Ridley Pearson’s The Pied Piper is the first crime novel featuring Lou Boldt and Daphne Mathews. Like The Stolen Child, The Pied Piper deals with kidnappings. The character in the book called Pied Piper got his name because he leaves a penny flute in the crib of the children with which he absconds.

U.S. History

Here are this month’s five great recommendations from staff member Christopher Jennings Penders! Click on a title to place a hold. To find previous Chris Picks just click on the “what to read” link at the bottom of this page or type “Chris Picks” into the search bar on our home page.


In celebration of July 4th, I have gathered five American History books to honor the day and month.

1776
David McCullough and Stephen Ambrose are my favorite American History writers. They do more than simply reveal facts; they make you care about the story they are telling. I think I have read just about everything McCullough has written. 1776 is a standout, though not my favorite. Path Between the Seas, about the building of the Panama Canal, ranks higher for me. Both amazing books show how much detail McCullough puts into each book he writes.

Undaunted Courage
In addition to McCullough’s works, I have read many Stephen Ambrose books. Undaunted Courage is about Lewis and Clark’s trip to map the west. Another one to read is Nothing Like It in the World, which details the building of the Transcontinental Railroad.

American Gunfight: The Plot to Kill Harry Truman
What I found completely fascinating about American Gunfight is the fact that I had no clue this happened. A gunfight on the streets of Washington DC? Crazy, right? Even crazier is who planned the assassination attempt.

Isaac’s Storm
Isaac’s Storm is the first book published by Erik Larson and it is still my favorite. About the 1900 hurricane in Galveston, Texas, the book held me in its grip.

46 Pages: Thomas Paine, Common Sense, and the Turning Point to American Independence
I remember when Scott Liell wrote 46 Pages. He lived in Madison and spent many days here at the Scranton Library working on the book. Thomas Paine and his original pamphlet called Common Sense was only 46 pages, hence Liell’s title. I checked recently to see if Scott had written anything else and much to my shock discovered that he passed away in 2016. But he left a legacy with this book.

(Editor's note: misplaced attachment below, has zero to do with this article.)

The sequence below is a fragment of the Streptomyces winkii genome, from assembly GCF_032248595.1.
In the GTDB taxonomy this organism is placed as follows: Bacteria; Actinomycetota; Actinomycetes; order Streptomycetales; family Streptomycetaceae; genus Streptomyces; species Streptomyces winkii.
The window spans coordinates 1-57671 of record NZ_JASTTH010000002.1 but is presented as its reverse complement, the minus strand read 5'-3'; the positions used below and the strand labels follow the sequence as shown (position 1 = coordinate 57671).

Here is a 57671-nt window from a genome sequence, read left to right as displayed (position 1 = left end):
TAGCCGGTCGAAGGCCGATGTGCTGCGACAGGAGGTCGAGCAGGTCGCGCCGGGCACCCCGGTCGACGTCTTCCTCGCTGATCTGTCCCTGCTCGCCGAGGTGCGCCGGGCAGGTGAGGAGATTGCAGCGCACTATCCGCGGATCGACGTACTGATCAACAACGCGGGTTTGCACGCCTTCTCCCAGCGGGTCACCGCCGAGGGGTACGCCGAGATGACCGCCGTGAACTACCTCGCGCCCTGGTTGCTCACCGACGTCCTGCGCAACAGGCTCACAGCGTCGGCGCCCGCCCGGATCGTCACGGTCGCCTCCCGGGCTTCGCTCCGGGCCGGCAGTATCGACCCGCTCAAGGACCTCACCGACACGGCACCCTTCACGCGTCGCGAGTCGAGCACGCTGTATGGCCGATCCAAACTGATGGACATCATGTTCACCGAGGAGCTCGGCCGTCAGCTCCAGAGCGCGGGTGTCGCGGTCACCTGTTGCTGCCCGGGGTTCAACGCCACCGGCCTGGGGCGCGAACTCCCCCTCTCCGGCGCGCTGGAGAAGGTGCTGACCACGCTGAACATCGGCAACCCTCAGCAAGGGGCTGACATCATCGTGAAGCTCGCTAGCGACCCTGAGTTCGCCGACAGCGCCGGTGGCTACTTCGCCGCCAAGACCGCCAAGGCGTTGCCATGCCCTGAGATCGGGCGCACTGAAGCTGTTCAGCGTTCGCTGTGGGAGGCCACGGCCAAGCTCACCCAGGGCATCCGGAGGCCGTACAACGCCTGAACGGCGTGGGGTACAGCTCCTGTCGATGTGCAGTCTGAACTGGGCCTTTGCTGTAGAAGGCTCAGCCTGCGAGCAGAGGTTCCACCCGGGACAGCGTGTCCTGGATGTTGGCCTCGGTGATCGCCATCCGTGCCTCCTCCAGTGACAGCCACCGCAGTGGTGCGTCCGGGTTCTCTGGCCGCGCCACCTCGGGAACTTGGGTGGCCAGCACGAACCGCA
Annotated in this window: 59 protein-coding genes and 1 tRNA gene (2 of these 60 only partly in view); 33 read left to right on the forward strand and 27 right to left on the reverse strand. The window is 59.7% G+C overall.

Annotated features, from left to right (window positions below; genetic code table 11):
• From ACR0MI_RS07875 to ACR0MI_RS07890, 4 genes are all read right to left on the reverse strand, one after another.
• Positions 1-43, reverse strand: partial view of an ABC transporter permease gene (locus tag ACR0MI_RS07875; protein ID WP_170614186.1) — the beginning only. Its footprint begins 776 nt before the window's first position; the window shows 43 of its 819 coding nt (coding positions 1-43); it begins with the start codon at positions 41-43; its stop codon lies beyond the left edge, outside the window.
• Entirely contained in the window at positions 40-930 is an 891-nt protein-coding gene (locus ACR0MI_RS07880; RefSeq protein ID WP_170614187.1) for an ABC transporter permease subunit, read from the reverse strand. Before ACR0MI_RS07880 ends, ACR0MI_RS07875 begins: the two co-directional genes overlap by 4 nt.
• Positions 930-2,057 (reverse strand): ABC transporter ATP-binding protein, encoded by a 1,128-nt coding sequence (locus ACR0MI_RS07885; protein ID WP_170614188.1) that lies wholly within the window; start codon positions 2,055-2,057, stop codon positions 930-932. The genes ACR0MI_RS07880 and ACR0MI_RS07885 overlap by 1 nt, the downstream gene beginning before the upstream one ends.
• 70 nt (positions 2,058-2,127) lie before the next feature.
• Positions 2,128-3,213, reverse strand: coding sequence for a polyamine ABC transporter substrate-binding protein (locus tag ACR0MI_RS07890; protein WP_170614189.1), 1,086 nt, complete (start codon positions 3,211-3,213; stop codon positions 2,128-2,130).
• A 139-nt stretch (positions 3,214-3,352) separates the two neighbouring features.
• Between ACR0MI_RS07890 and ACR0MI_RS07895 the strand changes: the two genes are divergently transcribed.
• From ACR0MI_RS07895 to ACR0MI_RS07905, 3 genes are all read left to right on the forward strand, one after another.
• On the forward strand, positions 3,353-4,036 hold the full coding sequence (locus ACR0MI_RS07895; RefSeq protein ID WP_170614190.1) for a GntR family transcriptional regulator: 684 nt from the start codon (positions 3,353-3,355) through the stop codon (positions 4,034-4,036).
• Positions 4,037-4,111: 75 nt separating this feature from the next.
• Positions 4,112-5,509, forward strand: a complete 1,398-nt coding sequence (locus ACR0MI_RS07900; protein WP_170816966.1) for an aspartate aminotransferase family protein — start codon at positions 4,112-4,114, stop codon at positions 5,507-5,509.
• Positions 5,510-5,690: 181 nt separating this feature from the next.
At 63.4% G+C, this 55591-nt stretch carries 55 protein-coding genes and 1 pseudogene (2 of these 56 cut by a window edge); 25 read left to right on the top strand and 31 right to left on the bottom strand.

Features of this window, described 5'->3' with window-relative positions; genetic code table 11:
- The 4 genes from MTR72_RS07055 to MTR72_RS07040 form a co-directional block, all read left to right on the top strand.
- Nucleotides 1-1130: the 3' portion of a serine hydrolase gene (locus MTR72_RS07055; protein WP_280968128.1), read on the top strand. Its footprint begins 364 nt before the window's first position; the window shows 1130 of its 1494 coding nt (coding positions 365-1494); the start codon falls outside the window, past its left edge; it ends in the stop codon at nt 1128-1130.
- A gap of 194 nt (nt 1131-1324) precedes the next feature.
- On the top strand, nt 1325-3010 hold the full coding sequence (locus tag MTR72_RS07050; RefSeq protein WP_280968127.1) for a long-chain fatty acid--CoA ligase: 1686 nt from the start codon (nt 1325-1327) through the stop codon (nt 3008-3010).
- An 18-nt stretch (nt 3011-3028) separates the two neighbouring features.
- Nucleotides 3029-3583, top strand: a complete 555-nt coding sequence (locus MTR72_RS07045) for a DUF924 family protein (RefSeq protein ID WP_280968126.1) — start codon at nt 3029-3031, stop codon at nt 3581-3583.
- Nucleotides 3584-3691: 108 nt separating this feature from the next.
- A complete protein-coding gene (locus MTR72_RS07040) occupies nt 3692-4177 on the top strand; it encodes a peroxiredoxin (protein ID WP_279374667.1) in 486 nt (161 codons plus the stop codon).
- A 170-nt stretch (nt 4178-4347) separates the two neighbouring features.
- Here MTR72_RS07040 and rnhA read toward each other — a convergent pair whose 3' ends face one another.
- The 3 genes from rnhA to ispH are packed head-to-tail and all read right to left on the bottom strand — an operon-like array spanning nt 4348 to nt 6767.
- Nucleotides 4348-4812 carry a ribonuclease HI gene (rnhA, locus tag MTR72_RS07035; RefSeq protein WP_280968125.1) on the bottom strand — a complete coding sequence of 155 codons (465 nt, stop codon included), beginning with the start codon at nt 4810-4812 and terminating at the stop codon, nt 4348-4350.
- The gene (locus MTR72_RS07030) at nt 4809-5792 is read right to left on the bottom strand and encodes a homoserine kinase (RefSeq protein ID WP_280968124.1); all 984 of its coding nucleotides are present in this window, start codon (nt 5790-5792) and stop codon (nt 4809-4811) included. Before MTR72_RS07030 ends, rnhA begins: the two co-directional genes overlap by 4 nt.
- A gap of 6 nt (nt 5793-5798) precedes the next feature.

“Chris Picks” June: Crime Writers

Here are this month’s five great recommendations from staff member Christopher Jennings Penders! Click on a title to place a hold. To find previous Chris Picks just click on the “what to read” link at the bottom of this page or type “Chris Picks” into the search bar on our home page.

Thomas Perry
(Jane Whitefield Series)
Jane Whitefield: “I’m a guide . . . I show people how to go from places where somebody is trying to kill them to other places where nobody is.”

I’ve only read the Whitefield series. Thomas Perry has written many other stand-alone books, but I’m particularly enamored by series characters because I like to follow characters as they develop. When returning for a new adventure it’s like reconnecting with an old friend.

Jane Whitefield is a Native American woman living in Upstate New York who helps people who are running from something disappear. One of my compatriots with whom I work here at the library recommended Thomas Perry and I went through every Jane Whitefield book in a matter of about two months. Check the series out. I think you’ll find these novels captivating

James Grippando
(Jack Swyteck Series)
Jack Swyteck is a criminal defense lawyer in Florida. His best friend Theo Knight was on death row after being wrongly convicted of murder. Jack’s father, the former governor of Florida, signed Knight’s death warrant. Theo was eventually freed when Swyteck discovered DNA evidence that exonerated his friend.

Now Theo helps Swyteck with his defense cases. There is sporadic humor laced throughout the series.  Some of the humor reminds me just a bit of Carl Hiaasen. That shouldn’t surprise anyone familiar with Florida Fiction, as most Florida mystery writers can trace their good fortune back to Hiaasen.

Michael McGarrity
(Kevin Kearny Series)
McGarrity writes about the Southwest in the same vein as Tony Hillerman. McGarrity’s character is Kevin Kerney, a police detective in New Mexico. I’ve read just about all the Kerney novels that have been published and they are fun little reads with enough action and suspense to keep most readers on edge and continuing to turn the pages.

This is another series that helps if you read the books in order.

Margaret Coel
(Wind River Reservation Series)
Father John O’Malley and Vicky Holden are characters I’ve followed for a while now. The Wind River Reservation stories take place in Wyoming. Tight storytelling. The place itself is a character.

Tom Corcoran
(Alex Rutledge Series)
Having visited Key West in 2006 and fallen in love with the island, I wanted to return, at least in my mind.  I began searching in our library’s catalog for Key West fiction. I came across a name I wasn’t familiar with and the brief description of Corcoran’s recurring character resonated deeply with me: Alex Rutledge, a photographer who gets caught up in crime scenes in Key West.